Of course, that was the key – what’s best for the consumer. Consumer safety was always the primary focus, not how much business is lost by independent shops. Lawmakers will listen to their constituents.
Because of this valiant effort in North Carolina, House Bill 13 became law. It eventually passed unanimously in both the North Carolina House and Senate and took effect April 1, 2002.
This is just one example in one state, but other states are taking action, too. Besides, North Carolina – which has more legislation pending to help consumers and shop owners – Virginia and South Carolina are looking at similar legislation. California made a great attempt at outlawing insurer-owned shops (SB 1648), but it was defeated at the 11th hour by the mighty forces of insurance power.
Consumer groups are already a powerful force in politics. And let’s face it. The collision industry needs to become a force.
Insurers Use Their Clout
A recent example of how the insurance industry exercises its clout and political muscle can be seen in the defeat of Senate Bill 1648 – a bill to outlaw insurer-owned body shops in California. The National Association of Independent Insurers (NAII) could hardly stifle their glee at this defeat with their statement that SB 1648 would have “stifled competition.” Look who’s talking! Insurers are experts at stifling competition.
There’s little doubt that insurers have declared war on independent collision repair shop owners in America. The question is, what are we going to do about it? Of course we have to work with insurers and I’m certainly not suggesting that we have an adversarial relationship with them, but we must stand up for our customer’s rights, as well as our own rights as small-business owners.
Yumi Vaught – president of the California Autobody Association, which supported SB 1648 – says most insurance companies opposed the bill and spent a great deal of effort as well as money to defeat it. “[The insurers] were a formidable foe,” she says. “They threw a lot of money into it, I’m sure. So at least by those indications, we weren’t considered peanuts.”
To see how well-organized and powerful the insurance industry is, just take a look at the large number of associations that exist just for insurers. Log on to the A.M. Best’s Web site at www.ambest.com/directory/ascdir.html, and you’ll see more than 50 insurance-related associations. Also check out the NAII’s site at www.naii.org and read some of their press releases, which will teach you what public relations – or misinformation, if you will – is all about.
What Repairers Can Learn from Insurers
Can body shop owners learn from insurers? Absolutely. We’d be well-advised to start assembling our troops and making sure we do our part to tell the truth to American consumers. While we’re at it, let insurers know that it’s a two-way – make that three-way – street that requires cooperation and respect from all: the insurer, the customer and the collision repairer.
For much too long, we’ve allowed insurers to call the shots, with too little regard for proper repairs and consumer safety. The First Amendment of the Constitution of the United States of America guarantees our freedom to speak in public and to write letters to the editor, speaking out against oppression in any form. Still, too many shop owners roll over or cave in to insurer demands without as much as a whimper. Ever heard the phrase, “We can disagree without being disagreeable”? That’s where we need to be. Stand up to insurers. Do what’s right. Tell the truth and make consumer safety the No. 1 priority.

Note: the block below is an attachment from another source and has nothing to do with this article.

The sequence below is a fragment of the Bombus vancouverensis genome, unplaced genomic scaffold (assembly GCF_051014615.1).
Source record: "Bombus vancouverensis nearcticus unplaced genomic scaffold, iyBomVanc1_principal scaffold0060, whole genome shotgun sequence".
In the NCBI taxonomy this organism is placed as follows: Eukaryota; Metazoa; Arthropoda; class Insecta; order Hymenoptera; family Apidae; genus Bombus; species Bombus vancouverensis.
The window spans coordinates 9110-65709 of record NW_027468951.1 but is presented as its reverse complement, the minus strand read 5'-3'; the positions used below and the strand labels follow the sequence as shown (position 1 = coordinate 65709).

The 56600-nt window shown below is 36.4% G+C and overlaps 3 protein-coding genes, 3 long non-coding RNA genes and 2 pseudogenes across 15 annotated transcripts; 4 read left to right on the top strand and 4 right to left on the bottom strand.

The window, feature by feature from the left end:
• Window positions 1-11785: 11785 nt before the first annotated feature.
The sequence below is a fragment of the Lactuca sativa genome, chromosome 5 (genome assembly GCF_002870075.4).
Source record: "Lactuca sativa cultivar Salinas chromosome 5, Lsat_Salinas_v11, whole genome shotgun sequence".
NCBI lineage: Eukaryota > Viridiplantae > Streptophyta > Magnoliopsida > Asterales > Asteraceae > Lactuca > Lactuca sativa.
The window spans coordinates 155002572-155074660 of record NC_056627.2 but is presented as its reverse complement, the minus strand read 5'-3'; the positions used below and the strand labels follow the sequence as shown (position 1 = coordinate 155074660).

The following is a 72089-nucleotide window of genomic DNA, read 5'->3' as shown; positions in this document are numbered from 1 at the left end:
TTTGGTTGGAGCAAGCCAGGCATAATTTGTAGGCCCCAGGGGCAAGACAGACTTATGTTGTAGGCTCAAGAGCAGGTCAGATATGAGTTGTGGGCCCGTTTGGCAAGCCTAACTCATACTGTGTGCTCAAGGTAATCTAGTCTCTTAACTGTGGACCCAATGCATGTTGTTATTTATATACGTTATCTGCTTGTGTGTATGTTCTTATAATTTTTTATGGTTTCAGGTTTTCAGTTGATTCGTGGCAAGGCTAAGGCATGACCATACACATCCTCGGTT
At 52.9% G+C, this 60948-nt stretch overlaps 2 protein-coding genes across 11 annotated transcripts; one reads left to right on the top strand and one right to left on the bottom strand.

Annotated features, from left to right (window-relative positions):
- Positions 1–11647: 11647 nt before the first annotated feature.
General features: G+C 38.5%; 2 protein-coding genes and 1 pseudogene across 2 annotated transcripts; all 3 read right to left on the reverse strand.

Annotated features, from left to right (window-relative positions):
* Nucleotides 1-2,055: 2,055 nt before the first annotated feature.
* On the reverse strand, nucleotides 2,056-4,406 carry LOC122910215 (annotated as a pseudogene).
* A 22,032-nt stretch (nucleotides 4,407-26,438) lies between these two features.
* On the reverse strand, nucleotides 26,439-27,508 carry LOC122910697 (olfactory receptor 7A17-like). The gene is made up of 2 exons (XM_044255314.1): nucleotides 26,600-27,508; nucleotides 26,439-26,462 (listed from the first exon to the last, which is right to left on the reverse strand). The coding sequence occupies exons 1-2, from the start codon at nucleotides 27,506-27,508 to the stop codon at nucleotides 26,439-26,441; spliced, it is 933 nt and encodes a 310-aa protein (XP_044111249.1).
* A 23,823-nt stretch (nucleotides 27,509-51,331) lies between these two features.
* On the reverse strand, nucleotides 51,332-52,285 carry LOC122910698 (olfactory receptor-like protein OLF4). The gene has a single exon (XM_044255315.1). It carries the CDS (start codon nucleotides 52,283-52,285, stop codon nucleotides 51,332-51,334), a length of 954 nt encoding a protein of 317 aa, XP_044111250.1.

The future of our industry depends on our building strategic alliances and uniting into a group with the common goal being the betterment of our industry and our livelihood. The time for mincing words has long past. The public is entitled to the truth and so are our lawmakers. True consumer information about collision repair is absolutely necessary to counter all the misinformation coming from third parties hired by insurers to administer claims.
By telling the truth, we can overcome many obstacles and will have a better chance of achieving success and of having a happy, healthy life. And, frankly, it’s up to those of us involved with collision repair to lay out solutions to our problems – problems we allowed to develop and grow, problems that now permeate every corner of our industry.
The goal of everyone in the collision repair process – insurance companies, body shop owners, auto glass owners, customers and suppliers – should be to restore the damaged vehicle to its pre-loss condition, with safety being the primary concern. Insurers want the vehicle repaired quickly and in a cost-effective manner, but sacrificing safety in the process shouldn’t be an option.
Our apathy and concern over sharing information with the shop owner down the street for fear our secrets will be stolen have aided and abetted the insurance companies. The question is: Do we want our industry back, along with our independence and our right to compete on a level playing field? If the answer is yes, then it’s time to “tie the sticks together” into a bundle that our adversary can’t break.
Writer Mike Causey is president of Causey & Associates, a full-service government relations firm that represents consumers and lobbies for consumer rights issues. He also represents the Independent Auto Body Association (IABA) and the North Carolina Glass Association. A registered lobbyist in North Carolina, South Carolina and Virginia, Causey is a writer and speaker on collision repair, insurance and consumer related issues and legislation. He can be reached at [email protected] or at (336) 210-1947.